|“She deserved it. She behaved terribly. Like a spoiled child who held her breath until she got her way and wound up passing out instead.”
It helps that the heroine in Holby’s latest western romance admits it when she behaves like a ninny, but unfortunately that doesn’t make it any less annoying to read about. Couple her behavior with an acute case of series-itis and Whirlwind becomes a lackluster read.
Mary Dunleavy is a young widow living in New York City. Realizing that she’s letting life pass her by, she decides to take drastic action and accepts a teaching post out in Laramie, Wyoming. Her brother Marcus is a doctor, and anxious to practice some “real medicine” he decides to tag along with her. It’s a good thing he does, because frankly Mary clings to him so much that I began to wonder how the twit ever thought she was going to make the journey on her own.
While strolling through Central Park, Mary almost steps out in front of a carriage only to have Zane Brody pull her out of harms way. Naturally, instead of thanking the handsome, boyishly charming stranger for saving her bacon she calls him “extremely annoying.” When he tries to flirt with her, she stomps off in a huff. Really, it’s amazing that Mary can walk around freely – what with the stick lodged up her butt.
Zane works on a ranch in Laramie, and is in New York City to pick up a prize mare his boss bought. As luck, and extreme coincidence, would have it – he finds himself on the same train out of the city as Mary and Marcus. They eventually learn they’re all headed to the same destination, and in fact know many of the same people.
Naturally the journey is arduous, and it is here the author introduces outside conflict. Unfortunately the outside conflict comes about because Mary has as much sense as a bag of chicken feed. Her impetuous behavior causes her to run off, leaving Zane to chase after her time and again. Which, of course, lands them in repeated hot water. This makes the middle of the book very hard to get through, because one wonders why Zane doesn’t just strangle her. She eventually realizes that she has behaved foolishly, but it has about as much teeth as a child who is caught with their hand in the cookie jar.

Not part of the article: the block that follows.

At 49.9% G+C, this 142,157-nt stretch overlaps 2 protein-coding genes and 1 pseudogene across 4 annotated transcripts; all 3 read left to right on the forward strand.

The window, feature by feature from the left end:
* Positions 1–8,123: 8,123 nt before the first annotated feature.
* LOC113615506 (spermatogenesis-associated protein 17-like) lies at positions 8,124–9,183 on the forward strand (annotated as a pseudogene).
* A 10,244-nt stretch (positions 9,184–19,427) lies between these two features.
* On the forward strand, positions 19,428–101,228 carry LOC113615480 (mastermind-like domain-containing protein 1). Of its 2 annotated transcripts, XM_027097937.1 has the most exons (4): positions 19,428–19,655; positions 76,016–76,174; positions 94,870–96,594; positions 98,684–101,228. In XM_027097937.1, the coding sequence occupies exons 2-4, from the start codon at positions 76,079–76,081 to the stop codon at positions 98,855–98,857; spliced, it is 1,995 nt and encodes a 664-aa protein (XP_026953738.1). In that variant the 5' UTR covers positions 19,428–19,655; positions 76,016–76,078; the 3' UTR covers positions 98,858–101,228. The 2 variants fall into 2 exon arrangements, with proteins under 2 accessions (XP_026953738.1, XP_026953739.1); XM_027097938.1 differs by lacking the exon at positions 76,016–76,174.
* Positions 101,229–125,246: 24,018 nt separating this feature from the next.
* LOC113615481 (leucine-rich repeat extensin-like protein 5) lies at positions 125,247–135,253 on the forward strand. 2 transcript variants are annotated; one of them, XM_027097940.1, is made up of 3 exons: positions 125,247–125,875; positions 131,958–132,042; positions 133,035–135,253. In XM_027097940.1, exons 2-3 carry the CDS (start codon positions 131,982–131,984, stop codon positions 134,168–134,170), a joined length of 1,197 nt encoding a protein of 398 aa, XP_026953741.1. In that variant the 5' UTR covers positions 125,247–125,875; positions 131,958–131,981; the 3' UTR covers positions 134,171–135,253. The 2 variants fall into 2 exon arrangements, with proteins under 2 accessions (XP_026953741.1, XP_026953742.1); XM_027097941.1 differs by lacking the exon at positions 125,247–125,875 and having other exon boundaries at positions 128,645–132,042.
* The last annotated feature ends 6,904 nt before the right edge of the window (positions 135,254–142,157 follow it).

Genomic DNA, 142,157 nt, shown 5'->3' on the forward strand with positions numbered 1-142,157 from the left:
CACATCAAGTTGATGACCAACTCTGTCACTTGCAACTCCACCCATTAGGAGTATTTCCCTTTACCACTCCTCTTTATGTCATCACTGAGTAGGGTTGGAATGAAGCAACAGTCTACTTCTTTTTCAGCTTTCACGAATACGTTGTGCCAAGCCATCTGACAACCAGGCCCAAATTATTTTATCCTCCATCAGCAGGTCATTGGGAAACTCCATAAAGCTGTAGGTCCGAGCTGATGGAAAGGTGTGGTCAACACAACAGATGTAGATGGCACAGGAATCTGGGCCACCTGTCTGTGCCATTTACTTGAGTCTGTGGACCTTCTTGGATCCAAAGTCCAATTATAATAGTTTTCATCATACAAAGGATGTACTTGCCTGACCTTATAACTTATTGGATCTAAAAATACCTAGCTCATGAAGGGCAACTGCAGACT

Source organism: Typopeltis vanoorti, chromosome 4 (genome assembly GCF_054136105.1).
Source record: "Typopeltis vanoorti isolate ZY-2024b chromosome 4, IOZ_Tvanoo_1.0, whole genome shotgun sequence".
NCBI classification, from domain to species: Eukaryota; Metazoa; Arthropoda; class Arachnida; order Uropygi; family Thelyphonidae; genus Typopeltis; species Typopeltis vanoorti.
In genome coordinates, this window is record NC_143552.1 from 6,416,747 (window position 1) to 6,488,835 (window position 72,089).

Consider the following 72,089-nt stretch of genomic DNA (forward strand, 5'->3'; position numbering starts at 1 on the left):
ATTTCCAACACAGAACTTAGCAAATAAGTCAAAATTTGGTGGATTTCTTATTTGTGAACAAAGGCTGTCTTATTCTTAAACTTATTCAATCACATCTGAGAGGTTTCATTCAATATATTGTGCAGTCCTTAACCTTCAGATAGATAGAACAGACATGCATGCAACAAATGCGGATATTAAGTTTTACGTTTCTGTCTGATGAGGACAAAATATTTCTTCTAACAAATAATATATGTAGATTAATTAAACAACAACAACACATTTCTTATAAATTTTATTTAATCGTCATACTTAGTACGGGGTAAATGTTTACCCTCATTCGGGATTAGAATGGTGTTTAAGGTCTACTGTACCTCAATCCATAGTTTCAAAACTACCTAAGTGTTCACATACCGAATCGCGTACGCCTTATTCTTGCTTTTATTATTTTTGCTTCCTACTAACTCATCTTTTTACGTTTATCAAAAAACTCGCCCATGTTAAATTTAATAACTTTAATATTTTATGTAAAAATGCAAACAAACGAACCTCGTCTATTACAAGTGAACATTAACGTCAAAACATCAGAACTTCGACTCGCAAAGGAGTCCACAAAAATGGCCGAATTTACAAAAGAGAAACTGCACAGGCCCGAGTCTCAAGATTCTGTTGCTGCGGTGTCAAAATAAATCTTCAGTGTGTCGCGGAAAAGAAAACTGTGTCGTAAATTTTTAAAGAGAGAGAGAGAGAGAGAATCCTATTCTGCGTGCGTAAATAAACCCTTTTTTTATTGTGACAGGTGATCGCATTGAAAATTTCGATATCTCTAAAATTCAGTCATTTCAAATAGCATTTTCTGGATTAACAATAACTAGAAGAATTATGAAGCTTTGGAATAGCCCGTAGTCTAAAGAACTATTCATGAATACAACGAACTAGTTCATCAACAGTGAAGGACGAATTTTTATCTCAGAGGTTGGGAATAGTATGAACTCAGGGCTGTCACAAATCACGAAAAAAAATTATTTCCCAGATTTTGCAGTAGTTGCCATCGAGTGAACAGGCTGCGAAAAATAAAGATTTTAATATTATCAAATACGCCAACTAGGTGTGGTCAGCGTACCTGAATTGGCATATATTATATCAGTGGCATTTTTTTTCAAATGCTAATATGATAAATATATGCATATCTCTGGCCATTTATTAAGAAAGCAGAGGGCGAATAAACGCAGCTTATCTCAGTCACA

This is also book six in the author’s Wind saga, so there are a lot of secondary characters. None of them play an intricate role in the plot, but there is a lot of name-dropping. All of these characters share a history, most of which will be lost on readers not already familiar with the series. Why the author felt the need to mention these people, when they play no significant role in the actual story, is a bit of a mystery – one supposes to make fans happy that they’re still alive and kicking.
The latter half of the book is well done, because despite Mary’s idiocy, the outside conflict does make for interesting reading. Also, it’s nice to watch Zane go from a Peter Pan-type who refuses to grow up, to a man who survives adversity over the course of the story. Unfortunately he fails to realize that all that adversity could have been avoided if the heroine wasn’t such a dingbat.